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Tapping the oceans for CO2 removal to producing renewable fuel: How innovations are tackling climate change

As worldwide carbon emissions continue to increase, decarbonisation – the process of reducing or entirely eliminating these emissions – has come into focus as a way to slow down global warming. Just last month, the United Nations also warned about the looming arrival of a global boiling era.

One cutting-edge solution that is helping to remove the greenhouse gas through seawater can be found along the shores of Tuas.

Since 2022, PUB, Singapore’s national water agency, has been working with start-up Equatic on a pilot system for carbon removal. This integrates the former’s desalination operations at its research and development (R&D) facility in Tuas with the latter’s bold technology to remove carbon dioxide from the atmosphere, via seawater, which contains around 150 times more carbon dioxide (by volume) than the atmosphere. Equatic’s pilot system, which has been in operation since April 2023, is able to remove approximately 100kg of carbon dioxide per day.

New possibilities for carbon removal

Equatic’s seawater electrolysis technology – which was developed and patented worldwide by scientists at the University of California, Los Angeles’ Institute for Carbon Management – piqued the interest of Temasek Foundation, and was eventually crowned the winner of The Liveability Challenge (TLC) in 2021.

As one of Temasek Foundation’s flagship sustainability platforms, TLC nurtures innovative and sustainable solutions to meet the pressing challenges of urban cities – including climate change.

“Winning TLC in 2021 and working with Temasek Foundation and PUB has provided Equatic with essential resources, enabling rapid progress from research, to demonstration, to commercialisation,” said Professor Gaurav N. Sant, co-founder of Equatic. “This partnership has enabled Equatic to evaluate its technology’s implementation at a scale that is a million times larger than the laboratory-bench scale, from a standing start, in 24 months.”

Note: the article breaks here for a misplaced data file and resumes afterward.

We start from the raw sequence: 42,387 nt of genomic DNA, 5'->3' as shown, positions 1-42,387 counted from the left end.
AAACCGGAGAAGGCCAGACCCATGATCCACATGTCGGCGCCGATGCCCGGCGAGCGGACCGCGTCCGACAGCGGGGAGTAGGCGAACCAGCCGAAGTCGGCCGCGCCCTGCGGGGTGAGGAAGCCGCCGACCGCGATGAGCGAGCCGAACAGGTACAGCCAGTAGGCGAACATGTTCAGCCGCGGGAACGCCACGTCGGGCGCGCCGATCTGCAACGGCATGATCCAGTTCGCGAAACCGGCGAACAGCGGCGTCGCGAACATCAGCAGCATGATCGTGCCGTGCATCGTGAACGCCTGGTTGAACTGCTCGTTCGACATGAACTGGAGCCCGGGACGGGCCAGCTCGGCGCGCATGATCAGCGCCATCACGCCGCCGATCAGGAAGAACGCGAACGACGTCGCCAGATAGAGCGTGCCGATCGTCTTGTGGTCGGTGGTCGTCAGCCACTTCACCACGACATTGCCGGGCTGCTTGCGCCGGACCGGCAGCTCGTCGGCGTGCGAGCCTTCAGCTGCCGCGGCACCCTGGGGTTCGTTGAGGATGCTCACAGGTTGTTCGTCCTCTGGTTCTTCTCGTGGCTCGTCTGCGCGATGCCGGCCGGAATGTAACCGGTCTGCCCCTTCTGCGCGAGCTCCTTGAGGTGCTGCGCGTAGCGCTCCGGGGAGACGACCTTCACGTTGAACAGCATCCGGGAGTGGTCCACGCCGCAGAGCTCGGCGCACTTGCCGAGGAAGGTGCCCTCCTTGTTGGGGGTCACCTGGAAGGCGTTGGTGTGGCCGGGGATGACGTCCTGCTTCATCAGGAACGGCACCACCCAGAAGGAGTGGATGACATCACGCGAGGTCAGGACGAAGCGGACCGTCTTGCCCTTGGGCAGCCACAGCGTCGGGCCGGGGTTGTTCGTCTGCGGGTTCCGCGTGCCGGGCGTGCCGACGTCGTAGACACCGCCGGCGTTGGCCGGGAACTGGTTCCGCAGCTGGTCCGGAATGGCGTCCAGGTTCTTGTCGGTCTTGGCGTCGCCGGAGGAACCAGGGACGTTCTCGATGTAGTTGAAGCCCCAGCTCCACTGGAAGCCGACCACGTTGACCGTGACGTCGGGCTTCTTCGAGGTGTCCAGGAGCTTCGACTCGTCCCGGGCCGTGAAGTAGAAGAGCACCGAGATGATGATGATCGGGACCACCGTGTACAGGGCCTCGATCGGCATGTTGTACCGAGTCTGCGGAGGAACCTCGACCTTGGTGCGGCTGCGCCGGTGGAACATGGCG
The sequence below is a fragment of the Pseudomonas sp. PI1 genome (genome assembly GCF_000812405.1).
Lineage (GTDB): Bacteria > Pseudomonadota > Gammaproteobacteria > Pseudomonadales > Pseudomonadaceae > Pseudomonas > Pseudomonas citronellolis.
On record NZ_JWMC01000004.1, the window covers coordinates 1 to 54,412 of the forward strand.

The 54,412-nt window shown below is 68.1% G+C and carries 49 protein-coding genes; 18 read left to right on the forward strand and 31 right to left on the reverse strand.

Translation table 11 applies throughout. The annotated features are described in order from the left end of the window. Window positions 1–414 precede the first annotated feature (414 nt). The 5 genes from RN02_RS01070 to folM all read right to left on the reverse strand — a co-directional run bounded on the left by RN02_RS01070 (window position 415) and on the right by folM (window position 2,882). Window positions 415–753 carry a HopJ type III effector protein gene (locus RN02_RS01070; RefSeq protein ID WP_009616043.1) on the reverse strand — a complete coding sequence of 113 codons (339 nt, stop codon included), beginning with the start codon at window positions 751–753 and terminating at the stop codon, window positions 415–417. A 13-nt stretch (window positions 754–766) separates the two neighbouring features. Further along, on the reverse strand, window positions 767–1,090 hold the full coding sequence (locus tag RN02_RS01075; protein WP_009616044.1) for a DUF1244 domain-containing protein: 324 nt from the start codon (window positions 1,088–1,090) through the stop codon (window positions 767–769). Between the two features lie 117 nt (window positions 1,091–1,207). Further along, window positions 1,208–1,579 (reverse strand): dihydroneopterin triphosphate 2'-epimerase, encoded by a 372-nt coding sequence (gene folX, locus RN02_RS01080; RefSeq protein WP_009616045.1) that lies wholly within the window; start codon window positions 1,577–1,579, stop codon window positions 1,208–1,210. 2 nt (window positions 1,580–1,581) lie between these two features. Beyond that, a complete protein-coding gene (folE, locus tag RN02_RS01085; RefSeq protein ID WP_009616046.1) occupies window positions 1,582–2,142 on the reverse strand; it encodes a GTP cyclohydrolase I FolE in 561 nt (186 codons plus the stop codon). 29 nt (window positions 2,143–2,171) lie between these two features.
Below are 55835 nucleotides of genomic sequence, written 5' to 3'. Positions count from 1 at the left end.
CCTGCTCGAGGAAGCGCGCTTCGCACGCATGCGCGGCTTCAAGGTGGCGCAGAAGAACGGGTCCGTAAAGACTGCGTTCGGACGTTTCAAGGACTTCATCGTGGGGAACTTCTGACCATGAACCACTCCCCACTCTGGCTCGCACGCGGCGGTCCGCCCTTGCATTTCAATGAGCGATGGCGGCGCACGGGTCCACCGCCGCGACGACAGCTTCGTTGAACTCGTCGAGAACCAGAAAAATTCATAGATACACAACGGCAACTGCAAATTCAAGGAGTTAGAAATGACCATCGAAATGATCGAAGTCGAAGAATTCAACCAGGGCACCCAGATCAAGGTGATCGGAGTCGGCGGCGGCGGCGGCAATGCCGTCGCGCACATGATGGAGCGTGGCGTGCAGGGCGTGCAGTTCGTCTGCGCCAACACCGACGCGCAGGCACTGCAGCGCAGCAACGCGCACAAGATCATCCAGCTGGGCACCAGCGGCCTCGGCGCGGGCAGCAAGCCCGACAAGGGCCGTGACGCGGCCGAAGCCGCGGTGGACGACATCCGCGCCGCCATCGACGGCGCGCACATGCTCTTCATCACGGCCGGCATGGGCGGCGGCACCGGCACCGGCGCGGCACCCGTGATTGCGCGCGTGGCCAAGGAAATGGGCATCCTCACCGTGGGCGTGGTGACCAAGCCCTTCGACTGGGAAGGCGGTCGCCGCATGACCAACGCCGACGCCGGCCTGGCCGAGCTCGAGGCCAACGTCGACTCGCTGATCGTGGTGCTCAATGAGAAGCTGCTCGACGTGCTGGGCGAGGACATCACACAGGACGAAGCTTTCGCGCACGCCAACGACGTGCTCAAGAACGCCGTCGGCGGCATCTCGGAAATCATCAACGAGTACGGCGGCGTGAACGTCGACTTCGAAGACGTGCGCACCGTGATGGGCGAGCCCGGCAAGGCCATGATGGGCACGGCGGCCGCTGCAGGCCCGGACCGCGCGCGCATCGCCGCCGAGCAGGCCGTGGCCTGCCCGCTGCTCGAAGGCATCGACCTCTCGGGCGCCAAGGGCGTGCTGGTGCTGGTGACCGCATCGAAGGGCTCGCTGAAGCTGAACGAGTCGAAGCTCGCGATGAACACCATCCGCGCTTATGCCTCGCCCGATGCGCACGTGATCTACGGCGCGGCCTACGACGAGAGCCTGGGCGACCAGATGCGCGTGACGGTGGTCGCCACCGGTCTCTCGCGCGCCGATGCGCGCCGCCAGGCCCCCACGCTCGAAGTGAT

Equatic’s solution removes carbon dioxide from seawater by electrolysis. This process traps carbon dioxide permanently in the form of dissolved bicarbonate ions and solid mineral carbonates. Energy-rich hydrogen, a green fuel that can displace fossil fuels, is produced during the process. Furthermore, the mineral carbonates that are produced can potentially be used for land reclamation and concrete construction. Equatic is rapidly commercialising this technology with large carbon dioxide removal and green hydrogen offtake agreements in-place with companies, such as Boeing.

A core aspect of TLC’s judging criteria is that solutions must be applicable to Singapore, to advance the country’s net-zero goals under the Singapore Green Plan 2030.

While Equatic is headquartered in the United States, its PUB partnership reflects the start-up’s involvement in contributing towards Singapore’s national agenda on sustainable development.

“The technology can be deployed in any coastal location, making it ideal for Singapore, and can address emissions directly thereby transitioning Singapore to a decarbonised economy,” said Dr Lorenzo Corsini, principal advisor of Equatic.

Capturing carbon and creating renewable energy